Women's Health Insurance Costs and Experiences
    by Women's Research and Education Institute (June 1994)

    This report is part of the Join Project on Women's Health Care Policy Research of the Women's Research and Education Institute and the Institute for Women's Policy Research. The project was funded by the Kaiser Family Foundation, as part of the Kaiser Health Reform Project. This report focuses on health insurance coverage and expenditures for reproductive and preventive services among women of childbearing age (age 15 to 44). It provides the latest and most comprehensive measures of' the adequacy of women's health insurance coverage for all health care services and for reproductive and preventive health services in particular. Measurements of the adequacy of health insurance coverage used in this report include: 1) the percent of total expenditures covered by health insurance; 2) the level of out-of-pocket expenditures; and 3) out-of-pocket expenditures in relation to income.

     
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    Micro-Enterprise and Women: The Viability of Self-Employment as a Strategy for Alleviating Poverty
    by Enrique Soto, Lily Zandniapour and Jill Braunstein (June 1994)

    Supporters of micro-enterprise argue that self-employment is a strategy that can improve the economic well-being of low-income families and promote economic development in poverty stricken urban areas. IWPR's study "Micro-Enterprise and Women" investigates self-employment and micro-enterprise as strategies to enhance the income package of women receiving Aid to Families with Dependent Children (AFDC) as well as other low-income women.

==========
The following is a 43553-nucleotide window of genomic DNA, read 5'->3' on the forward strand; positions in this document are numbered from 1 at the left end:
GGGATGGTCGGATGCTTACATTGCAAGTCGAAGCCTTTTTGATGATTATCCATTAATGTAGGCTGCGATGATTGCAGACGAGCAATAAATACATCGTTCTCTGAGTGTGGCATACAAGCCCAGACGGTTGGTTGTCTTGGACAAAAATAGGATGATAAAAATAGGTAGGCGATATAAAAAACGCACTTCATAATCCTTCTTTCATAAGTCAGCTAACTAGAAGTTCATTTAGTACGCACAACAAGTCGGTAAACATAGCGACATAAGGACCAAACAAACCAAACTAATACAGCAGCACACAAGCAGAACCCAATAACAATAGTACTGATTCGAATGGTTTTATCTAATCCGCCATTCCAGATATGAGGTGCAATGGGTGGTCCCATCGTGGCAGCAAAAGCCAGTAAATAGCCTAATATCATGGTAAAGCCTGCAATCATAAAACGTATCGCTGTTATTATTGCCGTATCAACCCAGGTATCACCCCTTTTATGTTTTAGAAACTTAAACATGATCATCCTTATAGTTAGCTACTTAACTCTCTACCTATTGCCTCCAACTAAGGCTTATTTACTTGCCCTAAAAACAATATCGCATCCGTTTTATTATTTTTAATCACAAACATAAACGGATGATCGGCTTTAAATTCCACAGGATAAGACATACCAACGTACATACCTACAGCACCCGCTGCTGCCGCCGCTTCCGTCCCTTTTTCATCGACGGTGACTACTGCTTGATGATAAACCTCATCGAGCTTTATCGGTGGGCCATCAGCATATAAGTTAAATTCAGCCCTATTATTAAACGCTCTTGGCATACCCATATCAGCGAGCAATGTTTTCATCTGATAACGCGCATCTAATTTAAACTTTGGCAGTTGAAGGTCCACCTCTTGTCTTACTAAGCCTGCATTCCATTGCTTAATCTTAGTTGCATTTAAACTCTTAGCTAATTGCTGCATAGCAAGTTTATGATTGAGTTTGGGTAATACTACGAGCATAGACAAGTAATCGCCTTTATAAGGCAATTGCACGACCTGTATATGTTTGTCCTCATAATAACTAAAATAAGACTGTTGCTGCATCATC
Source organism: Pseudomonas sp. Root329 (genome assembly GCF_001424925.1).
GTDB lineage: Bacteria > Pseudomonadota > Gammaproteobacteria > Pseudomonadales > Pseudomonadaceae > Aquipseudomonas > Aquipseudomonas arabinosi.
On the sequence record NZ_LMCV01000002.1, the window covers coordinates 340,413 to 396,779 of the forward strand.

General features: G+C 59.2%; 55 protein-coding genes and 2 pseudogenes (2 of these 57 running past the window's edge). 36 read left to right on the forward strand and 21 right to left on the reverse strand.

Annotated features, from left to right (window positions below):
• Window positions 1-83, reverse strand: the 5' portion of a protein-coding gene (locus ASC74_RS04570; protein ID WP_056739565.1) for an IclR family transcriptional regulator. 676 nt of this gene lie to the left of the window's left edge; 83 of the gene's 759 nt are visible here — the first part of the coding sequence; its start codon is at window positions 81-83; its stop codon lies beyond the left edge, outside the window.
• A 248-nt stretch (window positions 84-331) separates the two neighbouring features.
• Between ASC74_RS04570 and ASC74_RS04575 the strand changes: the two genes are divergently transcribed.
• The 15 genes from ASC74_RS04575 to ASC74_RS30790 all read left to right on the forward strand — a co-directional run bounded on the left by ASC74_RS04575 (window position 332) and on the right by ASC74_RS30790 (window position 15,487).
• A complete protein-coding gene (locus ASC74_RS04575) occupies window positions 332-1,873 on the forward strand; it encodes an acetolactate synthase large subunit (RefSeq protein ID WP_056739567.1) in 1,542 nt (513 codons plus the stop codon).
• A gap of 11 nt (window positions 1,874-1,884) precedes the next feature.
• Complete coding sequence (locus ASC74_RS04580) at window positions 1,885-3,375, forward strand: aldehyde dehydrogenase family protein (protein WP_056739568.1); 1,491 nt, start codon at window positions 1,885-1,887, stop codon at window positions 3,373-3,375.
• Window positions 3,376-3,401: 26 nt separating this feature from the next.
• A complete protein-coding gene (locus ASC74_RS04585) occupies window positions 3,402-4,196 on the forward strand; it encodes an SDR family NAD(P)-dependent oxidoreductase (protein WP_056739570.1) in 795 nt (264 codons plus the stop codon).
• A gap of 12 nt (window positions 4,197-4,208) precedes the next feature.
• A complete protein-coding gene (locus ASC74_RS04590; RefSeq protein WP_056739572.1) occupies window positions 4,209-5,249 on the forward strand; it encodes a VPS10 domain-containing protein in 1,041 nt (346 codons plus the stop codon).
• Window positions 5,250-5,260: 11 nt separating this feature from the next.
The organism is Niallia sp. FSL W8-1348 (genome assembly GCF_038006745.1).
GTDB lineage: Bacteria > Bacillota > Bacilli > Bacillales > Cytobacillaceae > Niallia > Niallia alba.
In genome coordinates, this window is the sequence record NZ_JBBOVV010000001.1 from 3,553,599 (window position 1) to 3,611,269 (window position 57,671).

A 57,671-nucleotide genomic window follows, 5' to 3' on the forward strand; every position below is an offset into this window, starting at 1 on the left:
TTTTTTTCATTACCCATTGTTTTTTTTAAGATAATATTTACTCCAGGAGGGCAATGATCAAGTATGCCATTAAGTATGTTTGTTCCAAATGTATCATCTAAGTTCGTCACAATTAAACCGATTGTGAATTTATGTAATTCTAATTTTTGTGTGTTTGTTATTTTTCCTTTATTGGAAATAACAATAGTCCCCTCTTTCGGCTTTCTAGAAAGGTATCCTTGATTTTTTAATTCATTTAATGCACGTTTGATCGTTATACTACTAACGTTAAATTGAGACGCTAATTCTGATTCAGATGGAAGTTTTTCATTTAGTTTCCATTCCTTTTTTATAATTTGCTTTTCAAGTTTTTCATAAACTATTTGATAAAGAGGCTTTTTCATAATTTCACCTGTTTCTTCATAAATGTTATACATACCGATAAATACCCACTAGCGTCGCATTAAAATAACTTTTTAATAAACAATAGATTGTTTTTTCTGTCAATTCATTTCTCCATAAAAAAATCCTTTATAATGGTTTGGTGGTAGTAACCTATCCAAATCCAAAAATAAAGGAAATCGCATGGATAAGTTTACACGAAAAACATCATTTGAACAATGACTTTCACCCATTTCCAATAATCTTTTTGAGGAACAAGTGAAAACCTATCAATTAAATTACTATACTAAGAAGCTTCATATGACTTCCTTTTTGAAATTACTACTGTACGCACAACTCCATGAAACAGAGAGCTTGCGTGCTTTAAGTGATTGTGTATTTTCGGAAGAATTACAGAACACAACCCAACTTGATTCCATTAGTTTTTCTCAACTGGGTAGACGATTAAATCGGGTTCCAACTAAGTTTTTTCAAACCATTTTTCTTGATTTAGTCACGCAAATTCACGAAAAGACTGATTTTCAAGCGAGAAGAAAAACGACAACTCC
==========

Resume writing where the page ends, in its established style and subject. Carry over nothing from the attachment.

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    Micro-enterprise and women: The Viability of Self-Employment as a Strategy for Alleviating Poverty
    by Roberta Spalter-Roth, Enrique Soto, and Lily Zandniapour (May 1994)

    In this study, IWPR assesses the factors that result in successful use of micro-enterprise as part of the income-package of AFDC recipients and other low-income women.

     
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    Income Insecurity: The Failure of Unemployment Insurance to Reach Out to Working AFDC Mothers
    by Roberta Spalter-Roth, Heidi Hartmann, and Beverly Burr (March 1994)

    Unemployment Insurance (UI) was designed as a program to benefit full-time, full-year workers, usually with male bodies, facing periods of temporary layoff. In many states receipt of benefits requires relatively high prior earnings and involuntary reasons for job loss (with interruptions due to childbirth or family responsibilities usually disqualified as "voluntary quits"). Because female heads of households tend to have less continuity of employment than do male heads of families, they are twice as likely to face unemployment without UI benefits. If Aid to Families with Dependent Children (AFDC), the primary income support program for impoverished single mothers and their children, becomes a time-limited program that promotes employment in the low-wage labor market, can UI serve as an effective substitute for AFDC, providing income security during periods of unemployment and non-employment?

     
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    Women and Welfare Reform: Women's Poverty, Women's Opportunities, and Women's Welfare Conference Proceedings
    by Gwendolyn Mink (March 1994)

    Transcript of presentations and discussions at a conference sponsored by IWPR, chaired by the late Congresswoman Patsy Mink, and co-chaired by Congresswomen Lynn Woolsey and Maxine Waters and Congressman Ed Pastor. Held in Washington, DC, in October 1993. Topics include welfare myths and women's lives, welfare reform proposals, women's employment opportunities, and alternatives to welfare. Pwerful and timeless analysis by feminist scholars such as Mimi Abramovitz, Richard Cloward, Lynne Burbridge, Martha Davis, and Linda Gordon. Available by mail in limited quantities. E-mail iwpr [at] iwpr [dot] org to place an order.